The thought occurred to me that I am stealing Bruce's idea, that the image is his vision, not mine. In a way, it's true. I probably would not have thought of taking this particular photo had I not seen his. But the two photos are different. I chose to shoot the wall straight on, while Bruce's wall is angled slightly. I remember trying to capture the birds flying up in the clouds and around the ruins. Using a handheld camera, I was able to take several shots in the hope of capturing a bird swooping around the ruins. I believe Bruce was shooting with his 4x5 view camera, so it would not have been practical for him to include flying birds. And, of course, clouds are never the same.

Machu Picchu at 6:00 AM

I spent two days in Machu Picchu this past May, and I have to say it surpassed all expectations. It is bigger and more spectacular than I imagined. By the time I entered the citadel on the first day it was already late morning. There were clouds, but it was mostly sunny—not my favorite lighting. Nevertheless, there were plenty of photographic opportunities. The photo above is one I especially liked from that first day.

On day 2 I woke up at 5 am so I could be at the park when it opened at 6. What a difference! When I arrived at the gate, along with a hundred or so other people, it had just stopped raining. Clouds and fog surrounded the lost city. Occasionally the mountains would peek through for a moment and then disappear.  When the gates opened, people headed off in all directions. It was easy to get away and be alone to experience Machu Picchu in silence and let its spiritual presence and the fog surround me. This is what I came for, and I was not disappointed. Many of the photos I like were taken before 8 am. Here are some pictures from that day. You can see the full Machu Picchu gallery on my website.

Callanish Stones in Black and White

Callanish 2
Callanish 2

I was quite pleased with the color images in my previous post, especially given that they are from negatives over 30 years old. However, when I made prints for a print critique session, I was surprised by everyone's reaction: “Make them in black and white.” The subject is the stones, their forms and textures, they said, not the color. So I made a black and white version of each, which you see here. Quite a different feeling in black and white! Why is that?

This is what I think occurs when viewing black and white photos. By removing color, an image is one step removed from reality. It is partially abstracted, and the viewer reacts differently to the image because of this abstraction. With black and white, the viewer's imagination plays a bigger role, much like the way a radio drama can engage the listener's imagination in ways that television can't.

I still like the color versions, but for me the black and white versions have a stronger impact. They are mysterious and mystical. To put it simply, the color image is closer to what I saw when I was there; the black and white is closer to what I felt.

What are your thoughts? Which version do you like better, the color or the black and white? Why?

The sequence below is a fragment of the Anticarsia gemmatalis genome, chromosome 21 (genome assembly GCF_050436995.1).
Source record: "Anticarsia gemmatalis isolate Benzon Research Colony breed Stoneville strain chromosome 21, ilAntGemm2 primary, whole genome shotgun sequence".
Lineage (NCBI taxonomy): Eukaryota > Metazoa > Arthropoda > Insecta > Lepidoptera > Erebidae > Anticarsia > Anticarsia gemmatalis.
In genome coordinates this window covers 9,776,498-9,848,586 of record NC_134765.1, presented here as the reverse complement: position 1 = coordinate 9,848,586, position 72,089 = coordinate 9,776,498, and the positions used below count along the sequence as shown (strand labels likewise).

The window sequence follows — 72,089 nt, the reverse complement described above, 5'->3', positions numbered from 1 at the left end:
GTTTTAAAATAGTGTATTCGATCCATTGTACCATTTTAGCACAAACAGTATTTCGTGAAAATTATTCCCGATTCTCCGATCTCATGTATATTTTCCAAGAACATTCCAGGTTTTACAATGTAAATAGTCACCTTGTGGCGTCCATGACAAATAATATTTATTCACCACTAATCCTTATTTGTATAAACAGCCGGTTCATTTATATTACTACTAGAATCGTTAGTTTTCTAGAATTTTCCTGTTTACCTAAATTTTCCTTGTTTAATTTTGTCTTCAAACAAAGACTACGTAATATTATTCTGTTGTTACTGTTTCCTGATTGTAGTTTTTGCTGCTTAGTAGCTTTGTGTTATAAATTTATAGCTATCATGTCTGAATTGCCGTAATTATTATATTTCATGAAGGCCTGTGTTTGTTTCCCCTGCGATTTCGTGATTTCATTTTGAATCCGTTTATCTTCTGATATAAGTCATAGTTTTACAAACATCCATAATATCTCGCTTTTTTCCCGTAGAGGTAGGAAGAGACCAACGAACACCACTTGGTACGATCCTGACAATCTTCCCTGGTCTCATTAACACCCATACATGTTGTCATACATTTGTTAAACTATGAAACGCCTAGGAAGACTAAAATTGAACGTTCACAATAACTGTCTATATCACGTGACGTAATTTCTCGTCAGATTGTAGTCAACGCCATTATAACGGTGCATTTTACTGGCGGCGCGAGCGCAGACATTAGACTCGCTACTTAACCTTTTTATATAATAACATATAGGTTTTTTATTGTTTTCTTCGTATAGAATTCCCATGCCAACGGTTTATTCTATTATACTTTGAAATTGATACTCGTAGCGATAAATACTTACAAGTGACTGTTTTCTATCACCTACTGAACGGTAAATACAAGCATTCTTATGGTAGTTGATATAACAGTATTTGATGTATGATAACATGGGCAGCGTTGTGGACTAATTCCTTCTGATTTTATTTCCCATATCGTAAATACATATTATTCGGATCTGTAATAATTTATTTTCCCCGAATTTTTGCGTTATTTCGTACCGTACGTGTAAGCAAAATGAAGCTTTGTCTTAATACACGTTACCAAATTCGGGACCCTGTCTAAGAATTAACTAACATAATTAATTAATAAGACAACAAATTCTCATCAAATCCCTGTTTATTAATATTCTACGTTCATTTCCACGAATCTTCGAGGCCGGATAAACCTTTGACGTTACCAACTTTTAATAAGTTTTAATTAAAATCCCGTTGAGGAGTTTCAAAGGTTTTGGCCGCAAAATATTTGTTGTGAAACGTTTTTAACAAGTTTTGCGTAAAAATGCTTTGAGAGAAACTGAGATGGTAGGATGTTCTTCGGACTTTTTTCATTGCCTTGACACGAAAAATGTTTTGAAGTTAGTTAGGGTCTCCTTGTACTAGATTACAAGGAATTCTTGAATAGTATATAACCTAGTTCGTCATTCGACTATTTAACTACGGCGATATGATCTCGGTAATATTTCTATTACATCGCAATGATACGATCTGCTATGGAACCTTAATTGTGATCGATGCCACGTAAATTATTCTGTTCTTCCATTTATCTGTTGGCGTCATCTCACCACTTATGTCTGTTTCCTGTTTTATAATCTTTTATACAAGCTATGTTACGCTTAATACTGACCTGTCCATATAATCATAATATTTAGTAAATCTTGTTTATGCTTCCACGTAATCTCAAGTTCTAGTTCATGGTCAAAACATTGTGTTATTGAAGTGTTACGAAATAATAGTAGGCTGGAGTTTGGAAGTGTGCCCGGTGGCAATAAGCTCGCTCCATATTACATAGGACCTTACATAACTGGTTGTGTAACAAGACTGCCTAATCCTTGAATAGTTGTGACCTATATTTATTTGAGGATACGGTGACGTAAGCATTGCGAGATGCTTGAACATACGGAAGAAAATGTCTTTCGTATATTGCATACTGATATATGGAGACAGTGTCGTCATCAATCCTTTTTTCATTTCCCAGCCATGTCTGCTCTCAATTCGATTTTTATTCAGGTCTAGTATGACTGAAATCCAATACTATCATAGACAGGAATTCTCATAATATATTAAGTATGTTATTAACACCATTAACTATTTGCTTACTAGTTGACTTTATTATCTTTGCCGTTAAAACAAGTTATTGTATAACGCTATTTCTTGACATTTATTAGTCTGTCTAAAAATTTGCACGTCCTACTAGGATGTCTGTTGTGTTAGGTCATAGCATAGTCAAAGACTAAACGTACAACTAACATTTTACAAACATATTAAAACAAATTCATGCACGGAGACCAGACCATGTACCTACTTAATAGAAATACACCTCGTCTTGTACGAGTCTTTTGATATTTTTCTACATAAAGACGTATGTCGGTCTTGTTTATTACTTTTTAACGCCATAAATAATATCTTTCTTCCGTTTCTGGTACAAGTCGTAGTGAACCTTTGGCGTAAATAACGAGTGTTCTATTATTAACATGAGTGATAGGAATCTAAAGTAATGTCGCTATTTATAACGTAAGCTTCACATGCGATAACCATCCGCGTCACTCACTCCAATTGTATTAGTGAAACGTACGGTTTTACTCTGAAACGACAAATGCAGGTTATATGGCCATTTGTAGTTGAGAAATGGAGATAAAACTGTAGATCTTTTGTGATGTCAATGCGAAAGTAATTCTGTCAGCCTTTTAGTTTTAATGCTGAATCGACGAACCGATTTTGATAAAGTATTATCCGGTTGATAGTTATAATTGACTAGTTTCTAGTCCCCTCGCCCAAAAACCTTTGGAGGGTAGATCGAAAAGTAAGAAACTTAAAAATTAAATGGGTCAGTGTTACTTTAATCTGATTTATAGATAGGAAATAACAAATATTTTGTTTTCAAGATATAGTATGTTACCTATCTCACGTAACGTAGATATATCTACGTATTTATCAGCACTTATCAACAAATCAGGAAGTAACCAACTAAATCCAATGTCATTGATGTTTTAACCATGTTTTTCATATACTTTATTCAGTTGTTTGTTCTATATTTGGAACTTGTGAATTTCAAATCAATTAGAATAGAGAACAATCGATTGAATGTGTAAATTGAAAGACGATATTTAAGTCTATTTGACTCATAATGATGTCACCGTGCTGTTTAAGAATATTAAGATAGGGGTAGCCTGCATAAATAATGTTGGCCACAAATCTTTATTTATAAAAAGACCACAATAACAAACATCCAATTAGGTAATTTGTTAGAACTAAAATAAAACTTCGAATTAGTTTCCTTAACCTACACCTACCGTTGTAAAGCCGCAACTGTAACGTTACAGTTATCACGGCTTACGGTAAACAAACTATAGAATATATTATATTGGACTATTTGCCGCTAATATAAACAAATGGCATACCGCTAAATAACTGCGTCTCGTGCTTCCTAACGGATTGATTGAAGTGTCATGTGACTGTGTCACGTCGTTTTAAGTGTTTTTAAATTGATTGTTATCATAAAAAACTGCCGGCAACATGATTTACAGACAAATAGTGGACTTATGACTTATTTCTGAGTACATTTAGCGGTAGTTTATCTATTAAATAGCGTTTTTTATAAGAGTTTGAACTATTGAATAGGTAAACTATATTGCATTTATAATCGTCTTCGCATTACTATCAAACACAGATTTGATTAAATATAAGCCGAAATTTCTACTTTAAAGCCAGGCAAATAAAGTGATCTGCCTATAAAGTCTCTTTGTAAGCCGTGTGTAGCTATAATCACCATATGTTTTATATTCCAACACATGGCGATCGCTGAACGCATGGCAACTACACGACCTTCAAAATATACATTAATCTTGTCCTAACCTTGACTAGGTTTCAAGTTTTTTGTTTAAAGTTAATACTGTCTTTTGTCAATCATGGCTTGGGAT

Happy New Year!

Stonehenge
Stonehenge

Yes, it's another scanned image, this time from a 35mm b&w negative taken in 2000. I have lots more images to scan, but my resolution for next year is to post new work as well.

Next year promises to start out busy. I am currently preparing for a photo presentation of megalithic sites in Europe, including the photo above, to be given in March. Also, as a member of the Soho Photo Gallery, I am participating in an exhibit along with several other members at the Red Filter Gallery in Lambertville, NJ.

As the sun sets on 2011, I want to wish everyone a happy, healthy, and joyous 2012.

Scanned Slides of Milford Sound, New Zealand

Here is another discovery I made while sifting through decades of my old slides. I found slides of Milford Sound in New Zealand from a trip in 1989. Rain-drenched mountains rise steeply from the water, with clouds swirling above them and below. How uninteresting these photos would have been if the sun were shining! They would have been ordinary postcard shots. The dyes in many of these slides  had partially faded, leaving an uneven magenta or blue cast to them. Since they were almost monochromatic, conversion to black and white seemed the way to go. Four images are in the Milford Sound, NZ gallery on my website.

Scanned Slides of Iceland, 1973

I began a project this year that I've been meaning to do for a long time. I have begun to scan my archives of 35mm film into my computer and convert them to digital images. I began photography around 1969 and didn't maintain a consistent filing system for negatives or slides. Many slides remained in their original yellow boxes from Kodak. So I knew I was in for a long, slow journey viewing forgotten images.

I have made some amazing discoveries along the way. One wonderful discovery is from slides taken on a 1973 trip to Iceland. For the most part the color quality has remained good, with little or no fading from the old Kodachromes. I find these old images still appealing: buildings situated in remote landscapes; water tumbling over rocks so new they show few signs of erosion; fishing boats in and out of the water.

On this trip, I spent one day at a whaling station in Hvalfjörður, arriving just as a whale was brought in for butchering. The stench was overwhelming, and I could not understand how the workers could do their jobs with such a foul smell constantly in their midst.

I have added eight of these Icelandic photos to the website.

Before digital, making prints from color slides was always a difficult and expensive process for me, with unsatisfying results. I never attempted color printing in the darkroom, but now I can finally make images from slides that brings out their full potential.